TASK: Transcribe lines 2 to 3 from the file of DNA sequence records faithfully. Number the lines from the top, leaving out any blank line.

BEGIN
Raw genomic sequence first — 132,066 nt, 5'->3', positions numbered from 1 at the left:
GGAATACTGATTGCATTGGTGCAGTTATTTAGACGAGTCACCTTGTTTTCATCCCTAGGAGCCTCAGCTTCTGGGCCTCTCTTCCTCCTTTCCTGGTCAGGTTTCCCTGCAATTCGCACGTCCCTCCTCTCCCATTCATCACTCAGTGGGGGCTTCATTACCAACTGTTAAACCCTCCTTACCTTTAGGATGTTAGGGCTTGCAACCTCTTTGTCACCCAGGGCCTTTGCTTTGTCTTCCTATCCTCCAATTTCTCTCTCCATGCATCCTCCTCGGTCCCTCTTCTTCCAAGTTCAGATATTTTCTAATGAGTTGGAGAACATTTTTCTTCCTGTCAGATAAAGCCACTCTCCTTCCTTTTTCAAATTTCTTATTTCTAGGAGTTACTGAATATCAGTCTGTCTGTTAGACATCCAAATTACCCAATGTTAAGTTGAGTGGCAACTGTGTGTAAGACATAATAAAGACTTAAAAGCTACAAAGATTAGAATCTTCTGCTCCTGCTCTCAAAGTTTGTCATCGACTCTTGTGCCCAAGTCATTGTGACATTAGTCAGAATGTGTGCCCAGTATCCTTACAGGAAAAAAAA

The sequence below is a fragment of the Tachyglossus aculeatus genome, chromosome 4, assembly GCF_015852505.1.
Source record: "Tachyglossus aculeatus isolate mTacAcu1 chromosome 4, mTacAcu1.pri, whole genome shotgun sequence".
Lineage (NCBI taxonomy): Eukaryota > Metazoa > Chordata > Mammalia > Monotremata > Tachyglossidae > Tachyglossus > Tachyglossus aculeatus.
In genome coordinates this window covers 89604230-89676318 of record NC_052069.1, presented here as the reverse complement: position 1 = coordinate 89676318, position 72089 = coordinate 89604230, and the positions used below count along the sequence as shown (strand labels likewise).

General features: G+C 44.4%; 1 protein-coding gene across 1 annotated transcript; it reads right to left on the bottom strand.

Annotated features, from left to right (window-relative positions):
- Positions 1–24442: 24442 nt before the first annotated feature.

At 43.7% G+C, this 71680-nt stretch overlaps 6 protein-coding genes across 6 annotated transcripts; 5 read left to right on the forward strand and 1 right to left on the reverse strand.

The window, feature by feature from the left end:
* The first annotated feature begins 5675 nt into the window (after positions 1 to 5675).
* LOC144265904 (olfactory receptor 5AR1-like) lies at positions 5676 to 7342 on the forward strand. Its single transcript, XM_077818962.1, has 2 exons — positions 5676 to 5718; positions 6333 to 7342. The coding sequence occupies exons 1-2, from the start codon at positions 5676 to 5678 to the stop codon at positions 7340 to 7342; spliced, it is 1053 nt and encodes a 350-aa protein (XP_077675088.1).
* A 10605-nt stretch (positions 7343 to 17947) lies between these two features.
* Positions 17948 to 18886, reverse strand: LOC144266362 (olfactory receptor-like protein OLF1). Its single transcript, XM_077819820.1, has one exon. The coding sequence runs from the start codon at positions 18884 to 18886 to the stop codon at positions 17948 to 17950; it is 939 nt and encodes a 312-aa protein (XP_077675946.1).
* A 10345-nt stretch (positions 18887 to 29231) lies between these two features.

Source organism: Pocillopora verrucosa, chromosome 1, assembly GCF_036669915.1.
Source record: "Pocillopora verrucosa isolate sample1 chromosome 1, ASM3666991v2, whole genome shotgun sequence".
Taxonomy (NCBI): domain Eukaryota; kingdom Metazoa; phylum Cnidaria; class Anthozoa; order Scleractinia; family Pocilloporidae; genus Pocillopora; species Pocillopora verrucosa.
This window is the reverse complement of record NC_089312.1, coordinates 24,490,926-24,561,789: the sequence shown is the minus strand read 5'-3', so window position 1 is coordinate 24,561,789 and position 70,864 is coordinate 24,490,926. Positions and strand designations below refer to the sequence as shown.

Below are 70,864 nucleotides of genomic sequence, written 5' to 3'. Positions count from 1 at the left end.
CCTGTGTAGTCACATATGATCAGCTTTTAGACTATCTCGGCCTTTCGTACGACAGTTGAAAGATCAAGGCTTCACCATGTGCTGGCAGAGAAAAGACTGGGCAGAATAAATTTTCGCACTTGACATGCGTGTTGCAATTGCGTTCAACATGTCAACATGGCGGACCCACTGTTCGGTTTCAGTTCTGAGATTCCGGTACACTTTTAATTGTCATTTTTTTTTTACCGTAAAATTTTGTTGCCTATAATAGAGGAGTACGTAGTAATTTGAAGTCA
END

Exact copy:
GGAATACTGATTGCATTGGTGCAGTTATTTAGACGAGTCACCTTGTTTTCATCCCTAGGAGCCTCAGCTTCTGGGCCTCTCTTCCTCCTTTCCTGGTCAGGTTTCCCTGCAATTCGCACGTCCCTCCTCTCCCATTCATCACTCAGTGGGGGCTTCATTACCAACTGTTAAACCCTCCTTACCTTTAGGATGTTAGGGCTTGCAACCTCTTTGTCACCCAGGGCCTTTGCTTTGTCTTCCTATCCTCCAATTTCTCTCTCCATGCATCCTCCTCGGTCCCTCTTCTTCCAAGTTCAGATATTTTCTAATGAGTTGGAGAACATTTTTCTTCCTGTCAGATAAAGCCACTCTCCTTCCTTTTTCAAATTTCTTATTTCTAGGAGTTACTGAATATCAGTCTGTCTGTTAGACATCCAAATTACCCAATGTTAAGTTGAGTGGCAACTGTGTGTAAGACATAATAAAGACTTAAAAGCTACAAAGATTAGAATCTTCTGCTCCTGCTCTCAAAGTTTGTCATCGACTCTTGTGCCCAAGTCATTGTGACATTAGTCAGAATGTGTGCCCAGTATCCTTACAGGAAAAAAAA

The sequence below is a fragment of the Tachyglossus aculeatus genome, chromosome 4, assembly GCF_015852505.1.